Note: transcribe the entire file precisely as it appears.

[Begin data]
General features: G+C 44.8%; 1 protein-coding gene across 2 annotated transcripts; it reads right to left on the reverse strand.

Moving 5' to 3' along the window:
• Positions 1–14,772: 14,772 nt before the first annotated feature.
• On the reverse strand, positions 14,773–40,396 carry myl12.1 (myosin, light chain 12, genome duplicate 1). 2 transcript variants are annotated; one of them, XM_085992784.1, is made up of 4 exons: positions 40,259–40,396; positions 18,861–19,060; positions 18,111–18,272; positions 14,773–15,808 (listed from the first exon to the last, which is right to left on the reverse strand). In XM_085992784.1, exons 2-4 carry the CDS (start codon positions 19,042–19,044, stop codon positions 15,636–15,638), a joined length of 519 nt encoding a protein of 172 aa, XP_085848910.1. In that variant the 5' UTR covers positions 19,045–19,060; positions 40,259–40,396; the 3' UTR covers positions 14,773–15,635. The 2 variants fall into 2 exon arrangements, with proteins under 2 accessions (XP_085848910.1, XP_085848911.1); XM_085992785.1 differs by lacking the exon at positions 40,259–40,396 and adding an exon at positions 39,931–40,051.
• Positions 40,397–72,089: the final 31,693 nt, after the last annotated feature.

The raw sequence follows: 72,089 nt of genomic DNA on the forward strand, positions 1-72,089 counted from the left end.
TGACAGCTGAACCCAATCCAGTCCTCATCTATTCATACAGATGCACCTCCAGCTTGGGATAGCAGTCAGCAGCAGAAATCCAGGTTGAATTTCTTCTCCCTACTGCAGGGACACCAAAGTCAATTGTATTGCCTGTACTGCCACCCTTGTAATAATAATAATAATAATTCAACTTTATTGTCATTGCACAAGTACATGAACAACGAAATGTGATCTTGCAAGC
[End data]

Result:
General features: G+C 44.8%; 1 protein-coding gene across 2 annotated transcripts; it reads right to left on the reverse strand.

Moving 5' to 3' along the window:
• Positions 1–14,772: 14,772 nt before the first annotated feature.
• On the reverse strand, positions 14,773–40,396 carry myl12.1 (myosin, light chain 12, genome duplicate 1). 2 transcript variants are annotated; one of them, XM_085992784.1, is made up of 4 exons: positions 40,259–40,396; positions 18,861–19,060; positions 18,111–18,272; positions 14,773–15,808 (listed from the first exon to the last, which is right to left on the reverse strand). In XM_085992784.1, exons 2-4 carry the CDS (start codon positions 19,042–19,044, stop codon positions 15,636–15,638), a joined length of 519 nt encoding a protein of 172 aa, XP_085848910.1. In that variant the 5' UTR covers positions 19,045–19,060; positions 40,259–40,396; the 3' UTR covers positions 14,773–15,635. The 2 variants fall into 2 exon arrangements, with proteins under 2 accessions (XP_085848910.1, XP_085848911.1); XM_085992785.1 differs by lacking the exon at positions 40,259–40,396 and adding an exon at positions 39,931–40,051.
• Positions 40,397–72,089: the final 31,693 nt, after the last annotated feature.

The raw sequence follows: 72,089 nt of genomic DNA on the forward strand, positions 1-72,089 counted from the left end.
TGACAGCTGAACCCAATCCAGTCCTCATCTATTCATACAGATGCACCTCCAGCTTGGGATAGCAGTCAGCAGCAGAAATCCAGGTTGAATTTCTTCTCCCTACTGCAGGGACACCAAAGTCAATTGTATTGCCTGTACTGCCACCCTTGTAATAATAATAATAATAATTCAACTTTATTGTCATTGCACAAGTACATGAACAACGAAATGTGATCTTGCAAGC